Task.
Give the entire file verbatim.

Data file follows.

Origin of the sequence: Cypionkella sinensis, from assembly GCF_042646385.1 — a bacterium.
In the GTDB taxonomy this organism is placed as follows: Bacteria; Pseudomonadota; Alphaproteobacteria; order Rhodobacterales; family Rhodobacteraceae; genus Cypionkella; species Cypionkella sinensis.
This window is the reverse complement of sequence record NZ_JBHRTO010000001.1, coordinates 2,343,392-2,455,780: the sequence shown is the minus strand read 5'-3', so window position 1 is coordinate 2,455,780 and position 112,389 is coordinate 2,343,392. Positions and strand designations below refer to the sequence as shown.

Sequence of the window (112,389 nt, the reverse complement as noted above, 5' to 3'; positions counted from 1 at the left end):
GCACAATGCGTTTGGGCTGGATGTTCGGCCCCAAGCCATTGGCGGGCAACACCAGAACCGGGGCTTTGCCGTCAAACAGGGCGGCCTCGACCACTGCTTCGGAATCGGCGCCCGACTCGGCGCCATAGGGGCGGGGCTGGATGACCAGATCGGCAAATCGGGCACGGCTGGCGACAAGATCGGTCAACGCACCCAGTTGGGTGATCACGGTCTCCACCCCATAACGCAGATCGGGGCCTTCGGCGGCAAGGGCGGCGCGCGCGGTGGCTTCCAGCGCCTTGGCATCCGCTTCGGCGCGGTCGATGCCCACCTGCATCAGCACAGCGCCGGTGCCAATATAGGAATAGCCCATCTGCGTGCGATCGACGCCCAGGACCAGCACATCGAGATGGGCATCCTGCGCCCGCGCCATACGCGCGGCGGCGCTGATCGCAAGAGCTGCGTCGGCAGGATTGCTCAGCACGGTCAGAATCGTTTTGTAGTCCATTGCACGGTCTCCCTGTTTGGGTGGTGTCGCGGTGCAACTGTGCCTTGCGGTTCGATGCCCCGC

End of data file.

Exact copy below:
Origin of the sequence: Cypionkella sinensis, from assembly GCF_042646385.1 — a bacterium.
In the GTDB taxonomy this organism is placed as follows: Bacteria; Pseudomonadota; Alphaproteobacteria; order Rhodobacterales; family Rhodobacteraceae; genus Cypionkella; species Cypionkella sinensis.
This window is the reverse complement of sequence record NZ_JBHRTO010000001.1, coordinates 2,343,392-2,455,780: the sequence shown is the minus strand read 5'-3', so window position 1 is coordinate 2,455,780 and position 112,389 is coordinate 2,343,392. Positions and strand designations below refer to the sequence as shown.

Sequence of the window (112,389 nt, the reverse complement as noted above, 5' to 3'; positions counted from 1 at the left end):
GCACAATGCGTTTGGGCTGGATGTTCGGCCCCAAGCCATTGGCGGGCAACACCAGAACCGGGGCTTTGCCGTCAAACAGGGCGGCCTCGACCACTGCTTCGGAATCGGCGCCCGACTCGGCGCCATAGGGGCGGGGCTGGATGACCAGATCGGCAAATCGGGCACGGCTGGCGACAAGATCGGTCAACGCACCCAGTTGGGTGATCACGGTCTCCACCCCATAACGCAGATCGGGGCCTTCGGCGGCAAGGGCGGCGCGCGCGGTGGCTTCCAGCGCCTTGGCATCCGCTTCGGCGCGGTCGATGCCCACCTGCATCAGCACAGCGCCGGTGCCAATATAGGAATAGCCCATCTGCGTGCGATCGACGCCCAGGACCAGCACATCGAGATGGGCATCCTGCGCCCGCGCCATACGCGCGGCGGCGCTGATCGCAAGAGCTGCGTCGGCAGGATTGCTCAGCACGGTCAGAATCGTTTTGTAGTCCATTGCACGGTCTCCCTGTTTGGGTGGTGTCGCGGTGCAACTGTGCCTTGCGGTTCGATGCCCCGC